Millennial Entitlement

Like many people, I recently read Talia Jane’s “An Open Letter to My CEO” and immediately found myself feeling quite rankled, so rankled that I decided to write this post.

Yes, a fair living wage is indeed an important topic that warrants lots of public discussion, but ugh, her tone, that sense of entitlement — I just couldn’t get over it. Then, I read Stefanie William’s rebuttal, “An Open Letter to Millennial’s like Talia…” (much of which I agree with), and I found myself feeling even more annoyed.

Having once been a young 20-something with an English degree looking to find a job in media, I was surprised by how unsympathetic I felt for both women as they described the challenges of starting their careers whilst trying to make ends meet.

Here’s my problem with both those ladies’ posts. Both of their narratives are built on the premise that a college degree entitles you to a leg-up in life. Yes, the fact that you are getting paid minimum wage after investing tens of thousands of dollars in your college education is rough, especially when you’ll be paying off that debt for years to come. But, here’s the deal. College is a choice. It’s an investment. It’s by no means a guarantee that you’ll be set for life.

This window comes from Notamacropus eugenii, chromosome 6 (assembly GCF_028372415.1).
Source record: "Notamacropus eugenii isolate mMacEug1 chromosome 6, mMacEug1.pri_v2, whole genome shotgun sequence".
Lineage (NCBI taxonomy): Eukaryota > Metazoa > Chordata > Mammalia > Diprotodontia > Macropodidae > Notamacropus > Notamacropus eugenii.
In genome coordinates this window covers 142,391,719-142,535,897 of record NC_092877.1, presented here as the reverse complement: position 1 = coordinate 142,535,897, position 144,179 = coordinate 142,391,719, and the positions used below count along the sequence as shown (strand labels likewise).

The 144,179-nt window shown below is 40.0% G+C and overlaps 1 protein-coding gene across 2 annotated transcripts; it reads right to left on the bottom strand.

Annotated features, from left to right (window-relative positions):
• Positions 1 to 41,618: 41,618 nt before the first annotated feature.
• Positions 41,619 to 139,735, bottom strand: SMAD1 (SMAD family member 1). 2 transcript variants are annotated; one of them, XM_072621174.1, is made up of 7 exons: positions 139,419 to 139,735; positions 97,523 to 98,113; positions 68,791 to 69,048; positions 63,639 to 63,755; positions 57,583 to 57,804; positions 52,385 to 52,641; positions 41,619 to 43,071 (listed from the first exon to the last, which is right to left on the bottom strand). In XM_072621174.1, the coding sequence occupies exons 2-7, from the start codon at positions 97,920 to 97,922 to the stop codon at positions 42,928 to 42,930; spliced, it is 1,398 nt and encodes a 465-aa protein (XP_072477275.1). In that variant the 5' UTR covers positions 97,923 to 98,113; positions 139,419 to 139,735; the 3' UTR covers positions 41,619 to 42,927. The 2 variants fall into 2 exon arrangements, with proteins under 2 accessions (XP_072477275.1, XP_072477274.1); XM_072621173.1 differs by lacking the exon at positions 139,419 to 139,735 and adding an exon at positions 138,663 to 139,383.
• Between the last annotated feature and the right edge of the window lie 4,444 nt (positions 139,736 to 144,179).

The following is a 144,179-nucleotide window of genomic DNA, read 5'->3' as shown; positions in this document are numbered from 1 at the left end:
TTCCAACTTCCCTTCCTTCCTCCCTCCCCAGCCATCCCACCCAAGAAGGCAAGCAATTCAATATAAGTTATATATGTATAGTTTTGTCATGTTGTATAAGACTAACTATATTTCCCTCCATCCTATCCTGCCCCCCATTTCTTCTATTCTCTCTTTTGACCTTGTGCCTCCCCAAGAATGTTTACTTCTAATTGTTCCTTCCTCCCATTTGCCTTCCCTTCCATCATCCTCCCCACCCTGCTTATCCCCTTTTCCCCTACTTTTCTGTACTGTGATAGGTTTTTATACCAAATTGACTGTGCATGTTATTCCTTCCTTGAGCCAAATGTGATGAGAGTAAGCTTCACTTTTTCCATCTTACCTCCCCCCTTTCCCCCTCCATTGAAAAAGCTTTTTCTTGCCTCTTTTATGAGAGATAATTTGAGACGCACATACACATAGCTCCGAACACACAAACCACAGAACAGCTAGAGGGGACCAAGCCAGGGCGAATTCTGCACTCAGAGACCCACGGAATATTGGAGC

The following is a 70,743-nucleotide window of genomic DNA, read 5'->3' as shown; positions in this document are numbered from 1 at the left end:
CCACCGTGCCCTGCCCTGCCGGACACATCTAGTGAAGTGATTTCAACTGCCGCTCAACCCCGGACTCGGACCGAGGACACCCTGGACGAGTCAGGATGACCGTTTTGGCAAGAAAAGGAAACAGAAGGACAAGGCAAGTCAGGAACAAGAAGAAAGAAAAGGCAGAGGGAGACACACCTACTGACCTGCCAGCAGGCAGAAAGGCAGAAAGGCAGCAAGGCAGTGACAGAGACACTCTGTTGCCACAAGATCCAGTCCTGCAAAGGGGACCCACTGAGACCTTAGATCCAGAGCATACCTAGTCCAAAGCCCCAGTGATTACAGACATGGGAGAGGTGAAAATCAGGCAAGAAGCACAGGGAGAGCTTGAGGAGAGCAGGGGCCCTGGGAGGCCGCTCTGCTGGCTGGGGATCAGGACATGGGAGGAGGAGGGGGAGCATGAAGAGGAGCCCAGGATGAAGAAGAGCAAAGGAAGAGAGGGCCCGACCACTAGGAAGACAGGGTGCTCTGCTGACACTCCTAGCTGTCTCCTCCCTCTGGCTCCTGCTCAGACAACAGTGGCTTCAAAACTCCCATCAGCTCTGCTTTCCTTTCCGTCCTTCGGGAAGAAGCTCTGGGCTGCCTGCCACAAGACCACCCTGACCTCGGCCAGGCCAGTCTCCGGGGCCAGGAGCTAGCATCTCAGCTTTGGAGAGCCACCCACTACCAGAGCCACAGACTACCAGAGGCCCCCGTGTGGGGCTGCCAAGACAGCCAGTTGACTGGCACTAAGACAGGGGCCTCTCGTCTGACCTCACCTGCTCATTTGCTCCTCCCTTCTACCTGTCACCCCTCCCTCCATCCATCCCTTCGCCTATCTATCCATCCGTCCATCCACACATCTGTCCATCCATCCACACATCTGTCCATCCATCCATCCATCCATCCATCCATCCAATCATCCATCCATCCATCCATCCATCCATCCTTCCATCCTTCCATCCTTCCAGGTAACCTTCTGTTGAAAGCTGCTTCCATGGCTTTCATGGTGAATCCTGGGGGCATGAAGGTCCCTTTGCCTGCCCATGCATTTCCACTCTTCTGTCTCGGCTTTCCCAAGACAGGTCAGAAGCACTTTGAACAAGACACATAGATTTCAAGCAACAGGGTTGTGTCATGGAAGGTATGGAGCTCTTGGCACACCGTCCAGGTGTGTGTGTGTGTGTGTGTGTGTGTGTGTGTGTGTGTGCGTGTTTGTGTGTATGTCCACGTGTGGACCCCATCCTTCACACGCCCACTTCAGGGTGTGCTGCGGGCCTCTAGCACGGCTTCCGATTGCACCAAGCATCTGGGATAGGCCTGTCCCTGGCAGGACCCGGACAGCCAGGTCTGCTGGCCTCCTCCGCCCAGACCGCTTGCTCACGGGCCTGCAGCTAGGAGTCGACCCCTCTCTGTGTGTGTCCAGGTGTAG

Here’s what I’d like to say to those pursuing a college degree or recently graduating from college:

A college degree doesn’t entitle you to anything more than an alumni email account and a piece of paper signifying you completed the degree program.

Do not expect a cushy office job or a sweet salary just because you have a college degree.

Don’t get me wrong. I am a strong advocate of higher education. I believe that college is an invaluable opportunity to explore a breadth of knowledge, develop your skills and passions, and connect with a diverse community of people who can help shape your purpose in life.

Just know that a college degree alone is not what’s going to get you places. It’s about the knowledge you gain, the skills you build, the relationships you cultivate, and the opportunities that you pursue that will get you to where you want to go.

I don’t want to take away from anyone’s sense of hardship. If you say the struggle is real, then it’s real. Part of learning to be an adult, though, is figuring out the options in front of you and being accountable for the choices that you make.